An L.A. publicist denies making up quotes by Ryan Phillippe and supplying them to a magazine as an exclusive about the breakup of his marriage to Reese Witherspoon.
How to file that item? Dog Bites Man? PR Secrets? Celebrity Myth Revealed?
Celebrity magazines are an art form. They triangulate the star power or level of ridicule appropriate for their subjects, wrangle quotes, photo sessions and gossip from publicists, "friends", enemies and passers-by, and seek out details and images that will either feed or undercut the myths constructed for the celebrities who are in or out of favour.
The exclusive comments and revealing admissions about the stars are often pasted together by, or negotiated with, the publicists.
When a magazine posts an item revealing that Charlie Sheen has copies of The Iliad (in the original Greek) and War and Peace on his bedside table, what is more shocking -- that Charlie Sheen has a bedside table, or that it's possible he reads less esoteric literature?
If a celebrity has clout (and a lot of them do), the magazine is in the position of either currying favour or losing access. A lot of favour is curried, and when access is cut off or reduced, the editor rarely lets it be known. The gushing nature of most celebrity coverage overlooks or underplays the fact that much of the coverage is heavily controlled and managed by publicists, or is originated by publicists to affect how their celeb is perceived.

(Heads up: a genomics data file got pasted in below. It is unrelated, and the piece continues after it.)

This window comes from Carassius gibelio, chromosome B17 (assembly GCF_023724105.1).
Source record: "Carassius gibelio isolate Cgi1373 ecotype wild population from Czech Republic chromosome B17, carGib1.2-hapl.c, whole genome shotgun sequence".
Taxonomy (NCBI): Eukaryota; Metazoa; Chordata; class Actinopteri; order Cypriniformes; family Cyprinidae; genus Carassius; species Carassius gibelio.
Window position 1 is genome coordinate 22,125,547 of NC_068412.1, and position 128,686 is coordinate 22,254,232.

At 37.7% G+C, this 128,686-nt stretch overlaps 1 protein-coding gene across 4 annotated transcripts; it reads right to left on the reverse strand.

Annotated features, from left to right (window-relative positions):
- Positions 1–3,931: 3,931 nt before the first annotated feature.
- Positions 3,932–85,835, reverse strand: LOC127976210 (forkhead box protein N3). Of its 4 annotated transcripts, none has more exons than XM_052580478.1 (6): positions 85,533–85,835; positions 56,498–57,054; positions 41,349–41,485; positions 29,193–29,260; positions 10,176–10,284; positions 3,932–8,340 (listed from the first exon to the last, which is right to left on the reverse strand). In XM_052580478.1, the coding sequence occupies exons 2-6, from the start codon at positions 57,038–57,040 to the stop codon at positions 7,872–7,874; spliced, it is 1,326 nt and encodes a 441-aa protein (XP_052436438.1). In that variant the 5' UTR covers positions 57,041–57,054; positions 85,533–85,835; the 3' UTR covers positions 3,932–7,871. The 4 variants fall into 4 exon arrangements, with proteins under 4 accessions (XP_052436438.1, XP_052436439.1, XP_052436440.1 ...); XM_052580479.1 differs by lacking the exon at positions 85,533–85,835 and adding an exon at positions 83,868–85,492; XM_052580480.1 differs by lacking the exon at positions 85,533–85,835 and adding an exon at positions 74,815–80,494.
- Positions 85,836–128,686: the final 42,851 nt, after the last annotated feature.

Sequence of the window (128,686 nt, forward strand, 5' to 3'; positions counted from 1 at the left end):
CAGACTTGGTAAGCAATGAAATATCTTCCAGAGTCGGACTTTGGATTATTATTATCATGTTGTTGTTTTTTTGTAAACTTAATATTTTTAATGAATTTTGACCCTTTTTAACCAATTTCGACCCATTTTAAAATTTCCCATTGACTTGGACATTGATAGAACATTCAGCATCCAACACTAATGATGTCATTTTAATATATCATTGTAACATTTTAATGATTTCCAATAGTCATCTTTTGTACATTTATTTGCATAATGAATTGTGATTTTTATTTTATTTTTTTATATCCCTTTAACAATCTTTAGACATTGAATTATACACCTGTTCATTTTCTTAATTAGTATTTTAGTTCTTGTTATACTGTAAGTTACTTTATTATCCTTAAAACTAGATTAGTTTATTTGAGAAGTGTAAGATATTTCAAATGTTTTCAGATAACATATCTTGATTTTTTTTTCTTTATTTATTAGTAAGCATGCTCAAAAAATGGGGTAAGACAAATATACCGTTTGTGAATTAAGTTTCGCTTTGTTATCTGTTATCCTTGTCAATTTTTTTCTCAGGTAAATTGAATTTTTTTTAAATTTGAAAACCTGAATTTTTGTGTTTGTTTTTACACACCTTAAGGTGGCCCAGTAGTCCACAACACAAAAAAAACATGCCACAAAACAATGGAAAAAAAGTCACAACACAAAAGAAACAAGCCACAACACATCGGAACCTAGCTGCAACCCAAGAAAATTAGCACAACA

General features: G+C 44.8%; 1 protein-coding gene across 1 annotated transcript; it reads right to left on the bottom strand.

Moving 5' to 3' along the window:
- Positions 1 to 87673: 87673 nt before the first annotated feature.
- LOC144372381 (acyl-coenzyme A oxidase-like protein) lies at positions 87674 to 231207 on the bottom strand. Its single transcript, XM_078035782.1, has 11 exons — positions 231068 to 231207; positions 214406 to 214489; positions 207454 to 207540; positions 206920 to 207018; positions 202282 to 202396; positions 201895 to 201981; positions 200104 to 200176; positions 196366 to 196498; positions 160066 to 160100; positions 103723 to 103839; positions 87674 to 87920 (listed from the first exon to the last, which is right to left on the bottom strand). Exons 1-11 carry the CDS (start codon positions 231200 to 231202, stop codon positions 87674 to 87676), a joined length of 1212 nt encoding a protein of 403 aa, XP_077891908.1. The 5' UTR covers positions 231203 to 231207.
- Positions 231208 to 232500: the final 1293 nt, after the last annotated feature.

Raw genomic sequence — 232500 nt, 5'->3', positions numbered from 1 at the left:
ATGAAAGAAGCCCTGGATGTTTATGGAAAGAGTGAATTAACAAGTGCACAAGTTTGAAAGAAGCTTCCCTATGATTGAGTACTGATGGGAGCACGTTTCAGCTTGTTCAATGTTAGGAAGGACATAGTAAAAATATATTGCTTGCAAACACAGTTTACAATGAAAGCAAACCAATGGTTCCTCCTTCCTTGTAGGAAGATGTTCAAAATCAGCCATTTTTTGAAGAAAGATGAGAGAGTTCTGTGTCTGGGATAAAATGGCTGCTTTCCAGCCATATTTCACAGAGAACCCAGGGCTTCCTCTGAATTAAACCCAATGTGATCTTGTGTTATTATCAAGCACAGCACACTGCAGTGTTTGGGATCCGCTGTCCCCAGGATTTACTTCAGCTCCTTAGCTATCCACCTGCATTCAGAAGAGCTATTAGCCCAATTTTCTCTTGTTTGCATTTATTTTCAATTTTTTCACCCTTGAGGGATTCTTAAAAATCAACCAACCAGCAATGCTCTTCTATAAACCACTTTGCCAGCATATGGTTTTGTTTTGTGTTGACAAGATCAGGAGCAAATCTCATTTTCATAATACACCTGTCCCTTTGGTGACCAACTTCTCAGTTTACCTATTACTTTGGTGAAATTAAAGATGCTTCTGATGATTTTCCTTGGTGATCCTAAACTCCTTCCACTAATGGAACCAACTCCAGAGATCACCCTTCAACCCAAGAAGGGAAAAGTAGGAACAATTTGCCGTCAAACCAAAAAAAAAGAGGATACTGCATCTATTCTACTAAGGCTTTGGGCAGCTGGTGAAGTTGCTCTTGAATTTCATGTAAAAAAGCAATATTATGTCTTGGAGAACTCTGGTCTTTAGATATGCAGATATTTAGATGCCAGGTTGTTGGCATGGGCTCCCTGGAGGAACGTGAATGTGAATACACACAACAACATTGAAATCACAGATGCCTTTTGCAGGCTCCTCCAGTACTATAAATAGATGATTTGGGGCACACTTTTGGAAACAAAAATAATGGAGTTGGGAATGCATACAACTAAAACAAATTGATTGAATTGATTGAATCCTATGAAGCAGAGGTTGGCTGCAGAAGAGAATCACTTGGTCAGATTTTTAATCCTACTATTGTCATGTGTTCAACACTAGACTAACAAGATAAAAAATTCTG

So, getting back to Ryan Phillippe, we find that the New York Post assigned three reporters to chase down a rumour that a publicist subcontracted to help him position himself during his marriage breakup was quickly unsubcontracted because quotes attributed to the star may have been fabricated. Or maybe because an exclusive already arranged for one publication got handed to another publication. Or maybe the firm that's been handling Phillippe's media relations for years decided they'd rather live with the conflict of interest while juggling with the interests of the star couple that is now uncoupled.
Liz, a public relations student, writes in her Crazed PR blog that this is an example of bad PR, because the publicist fabricated quotes.
I highly doubt this is the first instance of quotes being attributed to a celebrity that weren't spoken out loud by the celebrity and faithfully transcribed by the publicist. And, other than a single unnamed source, my quick search didn't turn up any corroboration of the claim that this is something other than a freelance publicist losing a gig.
I suspect all celebrity publicists would prefer that their clients be available at all times to agree on a PR plan, provide quotes, approve edits, confirm facts and sign off on agreements negotiated with various media outlets.
In instances when that doesn't happen, I'll reserve judgement on whose fault it is.